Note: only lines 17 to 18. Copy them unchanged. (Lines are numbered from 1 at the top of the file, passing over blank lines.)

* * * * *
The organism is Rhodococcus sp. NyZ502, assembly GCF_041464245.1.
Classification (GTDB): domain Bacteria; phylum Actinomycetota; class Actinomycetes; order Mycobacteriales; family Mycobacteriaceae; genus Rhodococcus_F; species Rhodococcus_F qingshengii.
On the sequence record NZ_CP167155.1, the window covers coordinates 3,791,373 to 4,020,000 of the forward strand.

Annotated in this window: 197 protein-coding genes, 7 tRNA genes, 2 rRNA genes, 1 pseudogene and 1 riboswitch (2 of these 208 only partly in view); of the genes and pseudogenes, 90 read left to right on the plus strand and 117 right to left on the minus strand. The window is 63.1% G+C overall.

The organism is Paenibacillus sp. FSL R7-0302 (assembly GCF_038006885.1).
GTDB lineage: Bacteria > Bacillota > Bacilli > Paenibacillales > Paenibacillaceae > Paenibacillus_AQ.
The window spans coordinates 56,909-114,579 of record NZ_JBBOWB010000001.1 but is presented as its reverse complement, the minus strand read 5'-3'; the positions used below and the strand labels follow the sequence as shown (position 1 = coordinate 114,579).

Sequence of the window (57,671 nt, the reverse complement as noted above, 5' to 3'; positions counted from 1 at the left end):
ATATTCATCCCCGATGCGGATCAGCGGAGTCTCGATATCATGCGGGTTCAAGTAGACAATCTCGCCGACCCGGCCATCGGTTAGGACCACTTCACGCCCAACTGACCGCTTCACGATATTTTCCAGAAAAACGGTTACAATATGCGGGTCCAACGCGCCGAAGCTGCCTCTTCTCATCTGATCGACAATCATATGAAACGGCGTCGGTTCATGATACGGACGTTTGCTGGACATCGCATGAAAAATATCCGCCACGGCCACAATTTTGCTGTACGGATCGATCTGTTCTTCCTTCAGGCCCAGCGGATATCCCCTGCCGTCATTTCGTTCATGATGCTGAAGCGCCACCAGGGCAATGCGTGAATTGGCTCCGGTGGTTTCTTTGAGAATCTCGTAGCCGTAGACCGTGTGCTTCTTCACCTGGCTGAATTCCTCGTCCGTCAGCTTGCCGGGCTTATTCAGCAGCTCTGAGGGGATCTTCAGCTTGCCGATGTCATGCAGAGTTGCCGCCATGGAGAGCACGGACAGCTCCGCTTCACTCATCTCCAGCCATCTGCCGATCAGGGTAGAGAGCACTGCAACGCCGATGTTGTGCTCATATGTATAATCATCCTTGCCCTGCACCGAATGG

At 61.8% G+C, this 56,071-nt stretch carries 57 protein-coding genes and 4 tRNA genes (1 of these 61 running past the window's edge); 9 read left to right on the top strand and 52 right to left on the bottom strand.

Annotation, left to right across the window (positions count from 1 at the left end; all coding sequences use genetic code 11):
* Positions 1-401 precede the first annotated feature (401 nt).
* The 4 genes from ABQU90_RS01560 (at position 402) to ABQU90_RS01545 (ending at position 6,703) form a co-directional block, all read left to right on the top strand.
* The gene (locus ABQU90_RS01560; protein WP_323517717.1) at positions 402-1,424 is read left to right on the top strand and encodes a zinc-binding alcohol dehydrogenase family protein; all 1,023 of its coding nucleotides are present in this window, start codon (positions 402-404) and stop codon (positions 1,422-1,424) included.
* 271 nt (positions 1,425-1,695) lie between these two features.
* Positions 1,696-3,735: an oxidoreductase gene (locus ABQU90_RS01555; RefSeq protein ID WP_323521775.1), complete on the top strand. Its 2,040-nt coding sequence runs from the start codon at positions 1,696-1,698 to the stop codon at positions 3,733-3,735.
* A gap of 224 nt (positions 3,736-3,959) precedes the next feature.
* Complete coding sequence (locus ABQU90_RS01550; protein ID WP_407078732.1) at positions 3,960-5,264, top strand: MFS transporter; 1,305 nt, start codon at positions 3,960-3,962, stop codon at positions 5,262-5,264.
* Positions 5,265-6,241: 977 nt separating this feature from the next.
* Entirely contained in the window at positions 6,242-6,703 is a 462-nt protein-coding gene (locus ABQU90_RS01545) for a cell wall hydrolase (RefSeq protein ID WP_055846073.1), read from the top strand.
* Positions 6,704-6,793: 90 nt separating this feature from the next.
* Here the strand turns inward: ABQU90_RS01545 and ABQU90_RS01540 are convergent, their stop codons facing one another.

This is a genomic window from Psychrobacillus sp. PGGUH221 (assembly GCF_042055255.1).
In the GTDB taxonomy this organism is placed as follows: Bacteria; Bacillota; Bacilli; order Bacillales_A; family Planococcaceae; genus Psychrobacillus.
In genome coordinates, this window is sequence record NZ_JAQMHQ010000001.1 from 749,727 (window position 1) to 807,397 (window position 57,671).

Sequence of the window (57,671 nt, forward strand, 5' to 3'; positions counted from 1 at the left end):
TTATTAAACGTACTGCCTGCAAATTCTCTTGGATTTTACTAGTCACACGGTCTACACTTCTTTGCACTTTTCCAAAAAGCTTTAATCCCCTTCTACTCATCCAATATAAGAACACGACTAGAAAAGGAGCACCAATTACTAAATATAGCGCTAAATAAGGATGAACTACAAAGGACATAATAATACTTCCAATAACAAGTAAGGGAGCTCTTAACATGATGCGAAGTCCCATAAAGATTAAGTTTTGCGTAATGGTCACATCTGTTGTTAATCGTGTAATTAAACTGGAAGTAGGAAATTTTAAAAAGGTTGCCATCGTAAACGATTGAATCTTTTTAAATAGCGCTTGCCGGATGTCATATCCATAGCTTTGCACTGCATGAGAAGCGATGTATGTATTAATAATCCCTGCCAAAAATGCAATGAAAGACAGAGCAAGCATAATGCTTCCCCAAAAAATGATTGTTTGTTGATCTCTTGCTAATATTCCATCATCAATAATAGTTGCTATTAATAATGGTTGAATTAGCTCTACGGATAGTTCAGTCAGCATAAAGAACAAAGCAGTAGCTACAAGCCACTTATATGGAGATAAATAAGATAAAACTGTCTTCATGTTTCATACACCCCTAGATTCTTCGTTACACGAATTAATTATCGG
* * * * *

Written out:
* A gap of 224 nt (positions 3,736-3,959) precedes the next feature.
* Complete coding sequence (locus ABQU90_RS01550; protein ID WP_407078732.1) at positions 3,960-5,264, top strand: MFS transporter; 1,305 nt, start codon at positions 3,960-3,962, stop codon at positions 5,262-5,264.